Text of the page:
= who volunteer to provide care at political events like marches, demonstrations, sitins, and occupations."
Rosehip Medic Collective:
"Street Medics – also known as “action” or “activist medics” – are ﬁrst aid responders, healthcare workers, and other wellness enthusiasts who volunteer to provide care at political events like marches, demonstrations, sitins, and occupations. Medics usually work either on foot with kits or in temporary clinics.
Street medicking emerged in its current form during the U.S. movements of the 1960s and 70s (see History section above). Since then, medics have supported a wide array of political, social, and environmental movements around the world.
As volunteers, street medics are not formally integrated into EMS systems (though familiarity with their services is sometimes essential) which can be a valuable quality when urgent medical care is required at sites of political conﬂict. When police or military decide to use violent crowd control tactics, ambulances and other resources may not be allowed to enter what authorities declare an “unsecured scene.” (Remember, calling 9-1-1 activates medical services and police!) Even when available in the middle of a protest, treatment and/ or transport by EMS professionals may give authorities greater ability to identify, detain or arrest protesters. In contrast, street medics usually share sympathies with participants and may work directly with organizers and other infrastructure. This often gives street medics greater access and motivation to help in situations where EMS workers are unavailable, uncomfortable, or unwanted.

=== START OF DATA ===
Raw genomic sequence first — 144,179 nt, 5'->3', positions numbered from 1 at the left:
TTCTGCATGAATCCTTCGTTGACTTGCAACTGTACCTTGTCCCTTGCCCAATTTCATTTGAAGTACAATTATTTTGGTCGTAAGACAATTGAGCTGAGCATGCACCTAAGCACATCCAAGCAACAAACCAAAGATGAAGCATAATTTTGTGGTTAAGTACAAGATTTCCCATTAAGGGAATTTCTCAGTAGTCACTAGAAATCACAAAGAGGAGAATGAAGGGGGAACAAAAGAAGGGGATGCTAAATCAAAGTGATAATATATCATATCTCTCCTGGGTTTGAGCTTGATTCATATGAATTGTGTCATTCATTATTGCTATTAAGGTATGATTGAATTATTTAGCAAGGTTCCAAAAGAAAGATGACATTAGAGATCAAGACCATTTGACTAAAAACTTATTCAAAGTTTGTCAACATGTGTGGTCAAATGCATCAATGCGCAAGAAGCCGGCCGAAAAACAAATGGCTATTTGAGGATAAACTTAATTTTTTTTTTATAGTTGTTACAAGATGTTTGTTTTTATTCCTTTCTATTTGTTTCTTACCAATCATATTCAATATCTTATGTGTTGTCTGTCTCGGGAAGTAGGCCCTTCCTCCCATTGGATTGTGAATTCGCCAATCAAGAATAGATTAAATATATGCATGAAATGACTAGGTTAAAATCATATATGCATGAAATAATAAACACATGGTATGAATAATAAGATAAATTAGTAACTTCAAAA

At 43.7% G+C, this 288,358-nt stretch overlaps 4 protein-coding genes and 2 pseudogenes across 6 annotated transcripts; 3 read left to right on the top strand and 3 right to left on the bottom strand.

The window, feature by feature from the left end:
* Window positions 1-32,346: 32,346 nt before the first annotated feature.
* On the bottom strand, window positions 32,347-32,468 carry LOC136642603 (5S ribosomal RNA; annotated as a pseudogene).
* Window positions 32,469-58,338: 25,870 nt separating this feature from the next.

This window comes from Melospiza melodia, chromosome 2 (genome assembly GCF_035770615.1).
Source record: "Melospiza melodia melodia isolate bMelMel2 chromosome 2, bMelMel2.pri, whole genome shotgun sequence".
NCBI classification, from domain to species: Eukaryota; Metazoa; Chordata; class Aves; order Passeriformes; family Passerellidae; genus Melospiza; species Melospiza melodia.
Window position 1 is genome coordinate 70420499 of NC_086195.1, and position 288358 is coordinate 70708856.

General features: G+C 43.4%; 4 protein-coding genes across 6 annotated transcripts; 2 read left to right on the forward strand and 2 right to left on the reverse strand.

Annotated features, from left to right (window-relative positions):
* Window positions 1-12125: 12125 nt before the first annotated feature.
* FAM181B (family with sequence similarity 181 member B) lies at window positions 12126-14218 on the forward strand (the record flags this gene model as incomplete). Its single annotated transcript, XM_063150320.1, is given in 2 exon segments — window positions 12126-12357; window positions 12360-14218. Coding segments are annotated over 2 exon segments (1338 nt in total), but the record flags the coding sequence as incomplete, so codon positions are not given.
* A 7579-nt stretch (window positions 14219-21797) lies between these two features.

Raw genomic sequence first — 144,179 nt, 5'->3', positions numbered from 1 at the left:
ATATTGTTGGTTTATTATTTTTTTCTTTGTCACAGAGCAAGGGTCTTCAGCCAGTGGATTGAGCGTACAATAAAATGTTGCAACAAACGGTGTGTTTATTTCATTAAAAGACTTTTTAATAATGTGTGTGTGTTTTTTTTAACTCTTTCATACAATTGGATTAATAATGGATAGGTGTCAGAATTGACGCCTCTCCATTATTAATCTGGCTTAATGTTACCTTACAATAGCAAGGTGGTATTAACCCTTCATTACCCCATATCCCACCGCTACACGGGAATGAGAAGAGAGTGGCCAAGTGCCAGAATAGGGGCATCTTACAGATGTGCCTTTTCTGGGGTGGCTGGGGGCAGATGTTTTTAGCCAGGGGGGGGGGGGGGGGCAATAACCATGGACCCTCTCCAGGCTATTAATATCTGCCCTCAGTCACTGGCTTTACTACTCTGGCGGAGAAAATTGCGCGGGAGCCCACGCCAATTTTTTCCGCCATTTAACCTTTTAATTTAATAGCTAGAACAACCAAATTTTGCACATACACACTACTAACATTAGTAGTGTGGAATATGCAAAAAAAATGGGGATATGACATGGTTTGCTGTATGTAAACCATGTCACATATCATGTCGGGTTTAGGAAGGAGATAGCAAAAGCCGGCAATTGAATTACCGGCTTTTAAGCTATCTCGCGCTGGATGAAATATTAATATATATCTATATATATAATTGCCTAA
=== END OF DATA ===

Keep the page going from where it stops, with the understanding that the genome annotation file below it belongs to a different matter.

Shared anti-oppression and other principles also may make street medics and clinicians the preferred choices for those who feel alienated or endangered by corporate/ state-controlled medicine. Street Medics also generally share a strong emphasis on consent, mutual aid, patient oriented care, conﬁdentiality, and non-cooperation with police.
In the U.S., street medics often identify themselves with red duct tape crosses on clothes and packs. Usually working in buddy pairs, medics sometimes coordinate as teams for larger events and clinic spaces. A generally accepted minimum level of training to work as a street medic consists of 20 hours of basic ﬁ rst aid, particulars of medicking at political events, and how to deal with police weapons and tactics. However, many Street Medics also have other kinds of formalized training—as EMTs, nurses, Wilderness First Responders, herbalists, acupuncturist and others. Street medic groups, independent medics, and similar or allied providers exist all over North America and many parts of the globe—adapting their training and practices to local needs." (http://www.rosehipmedics.org/wp-content/uploads/2011/07/Alt2EMSdigitalprintMay9.pdf)
"The Rosehip Medic Collective is a group of volunteer Street Medics and health care activists in and around Portland, Oregon. We provide ﬁ rst aid and emergency care at protests, direct actions, and other sites of resistance and struggle. We also train other Street Medics and put on community wellness trainings. We believe in democratizing health care knowledge and skills, in reducing our community’s dependence on corporate medicine, and that strong networks of support and care are essential to building a sustainable, long-term movement for collective liberatioWn. We are working to create one facet of the healthy and diverse infrastructure we see as necessary if we are to build another world. Our group includes EMTs, Wilderness First Responders, herbalists, and more." (http://www.rosehipmedics.org/wp-content/uploads/2011/07/Alt2EMSdigitalprintMay9.pdf)